Gassandake bamboo (bamboo shoots that are harvested on Mr. Gassan) Mr. Toshikazu Sato, a representative of Sato Farm
Gassandake bamboo shoots, with their soft white flesh, crunchy texture and rich flavor, are a type of bamboo shoot and blessings from the mountains that can be enjoyed during only a short period of early summer in Tsuruoka. We interviewed Mr. Toshikazu Sato, who is a representative of Sato Farm. He has been cultivating Gassandake bamboo shoots in the Toge, Haguro area for more than 20 years.
The Gassandake bamboo, which is also known as Negamaridake bamboo or Chishimazasa bamboo is a type of alpine bamboo. This bamboo is mainly found in the mountainous areas near the coast of the Sea of Japan. Its range spreads from Hokkaido (the northern island of Japan), through the Tohoku region (the northeast part of Japan) and extensively in Tottori Prefecture in the west of Japan.
“If you don’t take good care of Gassandake bamboos, you can’t have good ones,” said Mr. Sato.
The Gassandake bamboo shoots that grow wild can be harvested in June, when the snow on Mt. Gassan starts to melt. Mr. Sato climbs up over the 9th station of Mt. Gassan to harvest them. Until then, the representative of Sato Farm works hard to ship the bamboo shoots in early May that have been cultivated in his grove at the first station of Mt. Gassan.
Mr. Sato started Gassandake bamboo production more than 20 years ago, after obtaining five roots of Gassandake bamboo harvested on Mt. Gassan from then Haguro town that provided shoots to some of the farmers. But, it is just a last decade or so that Mr. Sato successfully managed to harvest the Gassandake bamboo shoots with a constant yield. It took several years for him to prepare a good soil, leave young good bamboos in the soil and spread the roots underneath his grove in order to cultivate the flavorful Gassandake bamboo shoots that grow wild, said Mr. Sato.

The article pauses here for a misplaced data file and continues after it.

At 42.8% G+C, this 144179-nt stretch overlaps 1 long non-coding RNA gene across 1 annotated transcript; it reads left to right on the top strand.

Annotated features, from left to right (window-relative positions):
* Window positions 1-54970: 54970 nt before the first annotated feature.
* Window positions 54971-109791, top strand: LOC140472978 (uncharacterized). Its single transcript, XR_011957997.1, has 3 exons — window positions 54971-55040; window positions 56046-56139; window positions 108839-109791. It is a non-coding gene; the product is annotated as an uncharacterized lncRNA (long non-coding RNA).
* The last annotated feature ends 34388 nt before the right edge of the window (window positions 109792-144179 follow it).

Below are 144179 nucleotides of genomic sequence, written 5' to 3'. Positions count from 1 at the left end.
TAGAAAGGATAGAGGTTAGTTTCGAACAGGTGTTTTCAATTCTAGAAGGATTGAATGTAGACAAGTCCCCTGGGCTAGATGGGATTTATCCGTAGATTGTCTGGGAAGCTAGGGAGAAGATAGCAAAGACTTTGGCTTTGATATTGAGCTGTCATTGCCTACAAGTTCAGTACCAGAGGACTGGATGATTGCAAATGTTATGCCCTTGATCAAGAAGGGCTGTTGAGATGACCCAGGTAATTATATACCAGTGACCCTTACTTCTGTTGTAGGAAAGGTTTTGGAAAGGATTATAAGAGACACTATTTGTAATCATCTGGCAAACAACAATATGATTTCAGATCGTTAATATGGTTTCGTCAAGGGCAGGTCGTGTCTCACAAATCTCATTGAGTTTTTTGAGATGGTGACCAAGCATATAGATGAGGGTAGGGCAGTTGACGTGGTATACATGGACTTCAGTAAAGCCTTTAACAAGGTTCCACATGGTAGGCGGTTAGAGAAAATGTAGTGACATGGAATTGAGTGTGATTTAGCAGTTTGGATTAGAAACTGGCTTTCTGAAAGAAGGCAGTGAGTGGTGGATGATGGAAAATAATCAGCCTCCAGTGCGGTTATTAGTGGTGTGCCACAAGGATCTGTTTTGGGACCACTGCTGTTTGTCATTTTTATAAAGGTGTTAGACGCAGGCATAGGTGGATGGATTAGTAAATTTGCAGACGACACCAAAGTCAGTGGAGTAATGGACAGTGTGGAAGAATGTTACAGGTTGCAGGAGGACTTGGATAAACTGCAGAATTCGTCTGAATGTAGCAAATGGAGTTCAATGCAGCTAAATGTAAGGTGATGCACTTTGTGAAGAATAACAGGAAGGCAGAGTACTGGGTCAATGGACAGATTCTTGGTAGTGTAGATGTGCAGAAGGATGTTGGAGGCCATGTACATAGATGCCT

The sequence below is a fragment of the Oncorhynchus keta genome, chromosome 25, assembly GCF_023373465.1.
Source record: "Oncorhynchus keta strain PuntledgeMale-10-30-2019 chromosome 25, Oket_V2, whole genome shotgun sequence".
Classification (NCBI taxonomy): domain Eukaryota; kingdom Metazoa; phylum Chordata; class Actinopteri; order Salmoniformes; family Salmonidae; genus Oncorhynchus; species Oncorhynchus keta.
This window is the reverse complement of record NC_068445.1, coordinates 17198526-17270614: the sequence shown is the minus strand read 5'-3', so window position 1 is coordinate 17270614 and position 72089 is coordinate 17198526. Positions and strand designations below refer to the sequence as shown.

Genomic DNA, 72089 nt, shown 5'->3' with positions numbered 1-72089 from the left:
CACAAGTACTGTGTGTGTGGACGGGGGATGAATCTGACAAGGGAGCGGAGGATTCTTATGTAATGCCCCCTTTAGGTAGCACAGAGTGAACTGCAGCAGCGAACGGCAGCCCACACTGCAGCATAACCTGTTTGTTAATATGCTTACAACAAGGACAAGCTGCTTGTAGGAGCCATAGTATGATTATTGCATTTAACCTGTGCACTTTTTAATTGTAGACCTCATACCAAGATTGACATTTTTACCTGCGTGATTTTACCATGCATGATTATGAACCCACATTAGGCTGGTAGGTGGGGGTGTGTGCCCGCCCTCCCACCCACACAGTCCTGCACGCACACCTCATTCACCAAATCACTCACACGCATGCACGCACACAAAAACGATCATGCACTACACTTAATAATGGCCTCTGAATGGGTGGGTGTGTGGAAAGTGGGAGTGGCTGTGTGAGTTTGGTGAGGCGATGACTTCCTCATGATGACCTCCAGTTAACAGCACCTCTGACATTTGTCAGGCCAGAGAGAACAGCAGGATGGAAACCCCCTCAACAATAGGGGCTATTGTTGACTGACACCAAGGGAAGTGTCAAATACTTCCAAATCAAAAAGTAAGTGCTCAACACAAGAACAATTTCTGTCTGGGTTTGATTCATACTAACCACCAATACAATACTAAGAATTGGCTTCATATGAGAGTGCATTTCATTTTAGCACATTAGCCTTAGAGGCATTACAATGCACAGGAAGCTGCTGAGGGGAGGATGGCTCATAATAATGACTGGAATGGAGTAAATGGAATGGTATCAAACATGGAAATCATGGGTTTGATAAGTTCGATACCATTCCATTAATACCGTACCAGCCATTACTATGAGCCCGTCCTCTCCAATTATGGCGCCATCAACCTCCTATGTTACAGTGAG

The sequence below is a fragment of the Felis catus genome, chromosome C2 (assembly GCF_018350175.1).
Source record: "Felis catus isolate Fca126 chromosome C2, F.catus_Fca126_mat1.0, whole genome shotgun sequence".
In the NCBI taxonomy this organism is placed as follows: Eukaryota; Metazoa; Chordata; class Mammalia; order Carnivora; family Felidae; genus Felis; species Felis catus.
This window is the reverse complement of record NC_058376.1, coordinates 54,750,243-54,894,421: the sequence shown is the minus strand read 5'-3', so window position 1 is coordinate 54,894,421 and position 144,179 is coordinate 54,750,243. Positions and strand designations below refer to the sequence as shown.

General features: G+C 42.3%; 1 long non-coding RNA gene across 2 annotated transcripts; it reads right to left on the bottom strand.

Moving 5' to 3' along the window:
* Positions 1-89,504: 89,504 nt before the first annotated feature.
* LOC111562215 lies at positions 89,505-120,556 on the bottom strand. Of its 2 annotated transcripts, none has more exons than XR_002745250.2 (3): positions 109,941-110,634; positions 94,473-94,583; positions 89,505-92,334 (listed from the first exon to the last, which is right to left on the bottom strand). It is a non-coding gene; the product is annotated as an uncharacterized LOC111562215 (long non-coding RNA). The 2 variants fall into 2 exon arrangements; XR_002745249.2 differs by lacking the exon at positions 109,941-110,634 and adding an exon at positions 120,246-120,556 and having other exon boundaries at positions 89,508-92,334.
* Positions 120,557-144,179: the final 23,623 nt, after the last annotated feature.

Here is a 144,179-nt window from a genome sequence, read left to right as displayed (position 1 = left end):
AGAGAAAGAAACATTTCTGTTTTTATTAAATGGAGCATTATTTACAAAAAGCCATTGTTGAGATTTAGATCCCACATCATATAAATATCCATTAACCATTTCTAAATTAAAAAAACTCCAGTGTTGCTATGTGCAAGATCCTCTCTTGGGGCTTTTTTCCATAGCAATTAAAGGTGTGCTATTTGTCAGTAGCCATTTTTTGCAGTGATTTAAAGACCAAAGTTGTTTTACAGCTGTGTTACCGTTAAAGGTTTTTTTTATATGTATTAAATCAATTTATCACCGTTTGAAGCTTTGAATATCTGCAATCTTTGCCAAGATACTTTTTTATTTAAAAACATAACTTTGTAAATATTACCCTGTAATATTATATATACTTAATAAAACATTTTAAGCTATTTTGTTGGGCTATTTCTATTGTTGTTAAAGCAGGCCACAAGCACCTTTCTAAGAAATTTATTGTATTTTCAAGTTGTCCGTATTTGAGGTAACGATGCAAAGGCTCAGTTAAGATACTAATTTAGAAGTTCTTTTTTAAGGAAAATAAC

Taking a closer look in to a grove of two- to three-meter high bamboo, one can see Gassandakebamboo shoots about to grow from a well-mowed soil covered with fallen bamboo grasses. “This mulch from the vegetation is important,” said Mr. Sato.
A bamboo shoot is a bud that comes out of a joint of the bamboo root underneath the soil. Quality and moisture content of the soil, sunshine and ventilation can affect bamboo growth. This well-balanced sunshine in this grove is a result of Mr. Sato’s fine-tuned pruning.
Only because of snowfall does good Gassandake bamboo grow.
A joint of Chishimazasa bamboo shoots, a type of Gassandake bamboo, in fact, is closely related to snowfall. This joint is covered with snow in winter, which helps protect the new bud from cold and becoming dry.
Also, the joint of Chishimazasa primarily grows at an angle from the surface. Because of its flexibility, the joint bends but does not snap short even if pressed with snow. Actually, it straightens back up to its original growth. That is, only because of the snow does the Chishimazasa bamboo grow well without dying.
Indeed, perpetual snows that lie until summer on Mt. Gassan and long accumulated mulch from the vegetation can grow good Gassandake bamboo shoots.
The color of the skin of Nemagaridake bamboo shoots on Mt. Gassan differs depending on where it is harvested. In addition to this reddish purple color, shoots of green, yellow-green and yellow among others can be found.
According to Mr. Sato, there is an unspoken rule among mountain farmers with regard to where to harvest and where to sell bamboo shoots, which maintains an orderly cultivation on the mountains.
Eating bamboo shoots with gratitude for the mountains
Bamboo shoots can easily lose freshness and special care is needed when harvesting, said Mr. Sato. For natural ingredients, he goes down the mountain only after putting snow over the harvested bamboo shoots, so that an astringent taste or a scum cannot be developed inside them.
Instead, the cultivated bamboo shoots are put in a cold box right after being harvested to keep freshness.
We asked Mr. Sato what the best culinary method to eat the bamboo shoots is. The best method is, he answered, to make a cut first without peeling the skin and grill it with charcoal fire or in a microwave oven. Another method is to make a takenoko-jiru (miso soup with bamboo shoots and deep-fried tofu), he added. In the Toge, Haguro area, sake lees are not added in the takenoko-jiru to retain a flavor of the Gassandake bamboo shoots.
Following the 10th June, Mr. Sato will go on to Mt. Gassan after a long interval and he hopes to harvest 30 to 40kg of Gassandake bamboo shoots at one time. Mt. Gassan has been deeply associated with people’s daily lives as the mountain of a religious faith. Mr. Sato invites us to appreciate the blessings from the mountains.